Ofoten is a traditional district in Nordland county in Northern Norway. It consists of the municipalities of Tysfjord, Ballangen, Evenes, Tjeldsund, Narvik, and Lødingen. It is named after the main fjord, Ofotfjorden, which is at the center of this district. The 7,829-square-kilometre (3,023 sq mi) district was home to 29,968 residents in 2016, with almost half of the residents living in the town of Narvik.[1]

The pink area in the map is the Ofoten district
Coordinates: 68.3083°N 16.0186°E / 68.3083; 16.0186
RegionNorthern Norway
  Total7,829 km2 (3,023 sq mi)
  Density3.8/km2 (9.9/sq mi)
Time zoneUTC+01:00 (CET)
  Summer (DST)UTC+02:00 (CEST)


Ofoten is characterized by fjords surrounded by many mountains with high, jagged peaks reaching up to 1,900 metres (6,200 ft) in height. About 43% of the area lies above 600 metres (2,000 ft). Below elevations of 500 metres (1,600 ft) there are forests. Only 11% of the land is below an elevation of 60 metres (200 ft). The mountains are high especially in the east. In the interior parts of the municipality, there are a number of glaciers, such as Gihtsejiegŋa, and also many lakes. Besides the Ofotfjorden, there are a number of other fjords that cut into the landscapes, often with steep shorelines.

The traditional district of Lofoten lies to the west of Ofoten, to the south is the traditional district of Salten, to the east is northern Sweden, and to the north is Troms county.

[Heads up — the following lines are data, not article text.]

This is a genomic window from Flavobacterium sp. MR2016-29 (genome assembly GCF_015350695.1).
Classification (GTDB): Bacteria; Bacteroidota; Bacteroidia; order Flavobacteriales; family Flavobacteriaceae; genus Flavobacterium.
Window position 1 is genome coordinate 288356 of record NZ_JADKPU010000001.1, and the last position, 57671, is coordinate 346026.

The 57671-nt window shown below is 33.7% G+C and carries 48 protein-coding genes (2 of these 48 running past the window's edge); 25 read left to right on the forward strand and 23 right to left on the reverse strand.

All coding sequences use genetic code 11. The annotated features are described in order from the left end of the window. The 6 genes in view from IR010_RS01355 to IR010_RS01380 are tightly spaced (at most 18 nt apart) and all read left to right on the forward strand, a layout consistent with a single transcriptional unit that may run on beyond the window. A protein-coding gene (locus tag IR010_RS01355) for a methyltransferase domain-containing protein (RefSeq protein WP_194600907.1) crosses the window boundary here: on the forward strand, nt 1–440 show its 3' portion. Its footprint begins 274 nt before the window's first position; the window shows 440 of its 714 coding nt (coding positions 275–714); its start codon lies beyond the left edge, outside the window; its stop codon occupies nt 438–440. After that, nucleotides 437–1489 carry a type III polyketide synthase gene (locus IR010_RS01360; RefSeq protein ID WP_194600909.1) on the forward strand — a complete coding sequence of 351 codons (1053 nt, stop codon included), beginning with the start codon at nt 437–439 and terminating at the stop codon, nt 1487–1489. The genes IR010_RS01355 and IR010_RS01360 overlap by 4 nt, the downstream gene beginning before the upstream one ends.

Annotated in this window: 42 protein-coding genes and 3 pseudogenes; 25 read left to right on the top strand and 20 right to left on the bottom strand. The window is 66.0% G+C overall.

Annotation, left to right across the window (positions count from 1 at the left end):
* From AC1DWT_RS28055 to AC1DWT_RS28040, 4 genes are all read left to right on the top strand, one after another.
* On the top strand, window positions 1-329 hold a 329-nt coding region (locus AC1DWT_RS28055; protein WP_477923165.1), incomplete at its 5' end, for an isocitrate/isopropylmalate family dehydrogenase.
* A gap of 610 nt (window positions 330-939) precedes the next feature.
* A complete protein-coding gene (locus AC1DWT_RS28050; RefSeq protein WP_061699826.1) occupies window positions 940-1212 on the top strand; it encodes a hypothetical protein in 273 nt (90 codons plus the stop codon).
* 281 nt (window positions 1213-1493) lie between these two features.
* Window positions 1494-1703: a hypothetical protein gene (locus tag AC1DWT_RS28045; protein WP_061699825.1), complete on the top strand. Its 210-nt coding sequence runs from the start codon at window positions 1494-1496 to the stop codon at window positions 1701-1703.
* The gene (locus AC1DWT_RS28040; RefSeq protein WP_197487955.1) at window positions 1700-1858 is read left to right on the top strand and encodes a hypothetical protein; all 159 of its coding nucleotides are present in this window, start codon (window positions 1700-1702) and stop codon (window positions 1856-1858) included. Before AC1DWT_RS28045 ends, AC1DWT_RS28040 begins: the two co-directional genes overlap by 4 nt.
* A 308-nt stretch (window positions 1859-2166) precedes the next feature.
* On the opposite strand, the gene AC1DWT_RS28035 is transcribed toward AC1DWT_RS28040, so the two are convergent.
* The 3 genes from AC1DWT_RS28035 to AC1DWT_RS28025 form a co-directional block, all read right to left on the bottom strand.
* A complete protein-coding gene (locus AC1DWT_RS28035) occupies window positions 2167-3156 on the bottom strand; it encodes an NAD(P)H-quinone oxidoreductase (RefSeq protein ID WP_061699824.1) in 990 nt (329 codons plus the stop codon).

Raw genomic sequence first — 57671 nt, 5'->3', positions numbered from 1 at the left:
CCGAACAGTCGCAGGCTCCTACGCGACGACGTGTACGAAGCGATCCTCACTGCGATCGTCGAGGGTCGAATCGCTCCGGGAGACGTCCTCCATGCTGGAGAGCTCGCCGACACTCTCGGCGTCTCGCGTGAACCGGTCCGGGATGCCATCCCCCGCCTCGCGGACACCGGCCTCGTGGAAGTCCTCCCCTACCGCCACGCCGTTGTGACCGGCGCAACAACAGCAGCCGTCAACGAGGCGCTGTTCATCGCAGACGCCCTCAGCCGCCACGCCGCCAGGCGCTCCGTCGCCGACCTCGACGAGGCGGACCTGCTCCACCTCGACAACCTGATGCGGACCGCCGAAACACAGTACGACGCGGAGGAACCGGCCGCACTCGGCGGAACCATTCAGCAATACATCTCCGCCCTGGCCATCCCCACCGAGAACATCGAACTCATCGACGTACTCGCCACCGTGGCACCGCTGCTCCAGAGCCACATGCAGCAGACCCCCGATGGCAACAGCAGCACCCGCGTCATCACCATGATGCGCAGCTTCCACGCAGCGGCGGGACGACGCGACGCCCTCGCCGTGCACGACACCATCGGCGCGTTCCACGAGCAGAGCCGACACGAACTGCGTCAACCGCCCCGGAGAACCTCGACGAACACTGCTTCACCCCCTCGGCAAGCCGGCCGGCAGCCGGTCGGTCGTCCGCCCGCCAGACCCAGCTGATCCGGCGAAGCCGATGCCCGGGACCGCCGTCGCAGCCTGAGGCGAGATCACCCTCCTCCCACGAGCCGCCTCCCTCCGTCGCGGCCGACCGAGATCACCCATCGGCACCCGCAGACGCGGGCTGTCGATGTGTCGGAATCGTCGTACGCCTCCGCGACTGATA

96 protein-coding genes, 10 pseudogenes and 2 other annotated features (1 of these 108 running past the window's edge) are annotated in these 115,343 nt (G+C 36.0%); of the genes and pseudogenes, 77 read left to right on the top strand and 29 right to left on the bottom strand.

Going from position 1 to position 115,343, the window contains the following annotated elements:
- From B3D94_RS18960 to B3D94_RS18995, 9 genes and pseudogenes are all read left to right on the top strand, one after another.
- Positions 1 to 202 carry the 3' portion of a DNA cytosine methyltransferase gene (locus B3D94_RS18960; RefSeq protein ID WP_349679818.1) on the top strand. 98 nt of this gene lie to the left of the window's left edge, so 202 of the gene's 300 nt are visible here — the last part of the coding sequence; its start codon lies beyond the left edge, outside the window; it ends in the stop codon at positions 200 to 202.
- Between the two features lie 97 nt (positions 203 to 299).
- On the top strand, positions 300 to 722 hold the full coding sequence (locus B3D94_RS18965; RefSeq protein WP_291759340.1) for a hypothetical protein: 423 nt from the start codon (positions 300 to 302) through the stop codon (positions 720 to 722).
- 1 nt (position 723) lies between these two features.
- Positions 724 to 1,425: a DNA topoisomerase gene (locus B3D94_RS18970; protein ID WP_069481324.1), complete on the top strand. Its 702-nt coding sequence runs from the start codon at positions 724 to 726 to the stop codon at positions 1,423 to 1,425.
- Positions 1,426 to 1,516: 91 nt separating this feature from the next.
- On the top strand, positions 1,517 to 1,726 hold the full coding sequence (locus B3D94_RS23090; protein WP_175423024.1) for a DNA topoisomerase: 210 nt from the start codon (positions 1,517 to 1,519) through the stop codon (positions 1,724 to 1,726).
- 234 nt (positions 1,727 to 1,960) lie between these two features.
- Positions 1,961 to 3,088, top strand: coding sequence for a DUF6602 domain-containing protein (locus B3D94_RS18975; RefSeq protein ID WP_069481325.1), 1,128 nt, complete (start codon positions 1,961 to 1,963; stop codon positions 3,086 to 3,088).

The municipality of Ofoten was established on 1 January 1838 (see formannskapsdistrikt). On 1 January 1884, the municipality ceased to exist when it was split into two municipalities: Ankenes (population: 1,734) and Evindnæs (population: 2,397).[2]


The district is named after Ofotfjorden (Old Norse: Ófóti). The meaning of the first element is unknown and the last element is derived from the Old Norse word fótr which means "foot". The oldest form of the name could have been Úffóti. In this case, the first element is úfr which means "Eurasian eagle-owl". The three inner branches of the Ofotfjord might have been compared with the three claws of an owl.[3]

See also


  1. Askheim, Svein, ed. (2018-09-11). "Ofoten". Store norske leksikon (in Norwegian). Kunnskapsforlaget. Retrieved 2019-01-03.
  2. Jukvam, Dag (1999). "Historisk oversikt over endringer i kommune- og fylkesinndelingen" (PDF) (in Norwegian). Statistisk sentralbyrå.
  3. Thorsnæs, Geir, ed. (2017-02-13). "Ofoten – tidligere kommune". Store norske leksikon (in Norwegian). Kunnskapsforlaget. Retrieved 2019-01-03.
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